Carbon dating flaw rookwood dating
Carbon dating cannot be used on most fossils, not only because they are almost always allegedly too old, but also because they rarely contain the original carbon of the organism that has been fossilized.
Also, many fossils are contaminated with carbon from the environment during collection or preservation procedures.
For example, if they believed it would take 200 million years for an ammonite (somehow) to turn gradually into say a dog, then all rocks containing fossil ammonites (the “index fossil”) would be given an “age” 200 million years older than rocks containing fossils of dogs: “…
This belief in long ages for the earth and the evolution of all life is based entirely on the hypothetical and non-empirical Theory of Evolution.
All dating methods that support this theory are embraced, while any evidence to the contrary, e.g. Prior to radiometric dating, evolution scientists used index fossils a.k.a. A paleontologist would take the discovered fossil to a geologist who would ask the paleontologist what other fossils (searching for an index fossil) were found near their discovery.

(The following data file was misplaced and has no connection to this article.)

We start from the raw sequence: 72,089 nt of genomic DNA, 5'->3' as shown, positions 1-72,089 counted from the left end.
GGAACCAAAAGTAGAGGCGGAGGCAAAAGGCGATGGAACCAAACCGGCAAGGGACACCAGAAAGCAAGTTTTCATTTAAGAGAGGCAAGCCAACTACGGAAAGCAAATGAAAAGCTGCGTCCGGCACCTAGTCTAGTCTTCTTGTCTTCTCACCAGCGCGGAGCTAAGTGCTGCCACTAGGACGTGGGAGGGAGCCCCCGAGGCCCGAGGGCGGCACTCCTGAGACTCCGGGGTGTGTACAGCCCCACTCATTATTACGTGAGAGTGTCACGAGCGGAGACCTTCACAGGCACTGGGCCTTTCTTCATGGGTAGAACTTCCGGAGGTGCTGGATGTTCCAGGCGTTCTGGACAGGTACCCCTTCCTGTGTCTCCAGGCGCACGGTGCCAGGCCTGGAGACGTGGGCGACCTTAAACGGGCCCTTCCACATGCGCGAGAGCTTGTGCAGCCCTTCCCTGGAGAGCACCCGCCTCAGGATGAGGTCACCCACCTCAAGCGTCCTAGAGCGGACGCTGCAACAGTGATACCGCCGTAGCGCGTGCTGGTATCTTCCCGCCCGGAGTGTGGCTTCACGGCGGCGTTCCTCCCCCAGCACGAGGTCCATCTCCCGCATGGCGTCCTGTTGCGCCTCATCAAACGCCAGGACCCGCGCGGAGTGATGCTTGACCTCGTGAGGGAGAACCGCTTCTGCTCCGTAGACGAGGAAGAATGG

Any radiometric dates that show a supposedly “old” rock to be young are rejected “Few people realize that the index fossil dating system, despite its poor assumptions and many problems, is actually the primary dating tool for geologic time. In other words, radiometric dating methods are actually fit into the geological column, which was set up by [index] fossil dating over 100 years ago.”(Michael Oard, meteorologist and creationist scientist, 1984) All radiometric dating methods use this basic principle to extrapolate the age of artifacts being tested.
These long time periods are computed by measuring the ratio of daughter to parent substance in a rock, and inferring an age based on this ratio.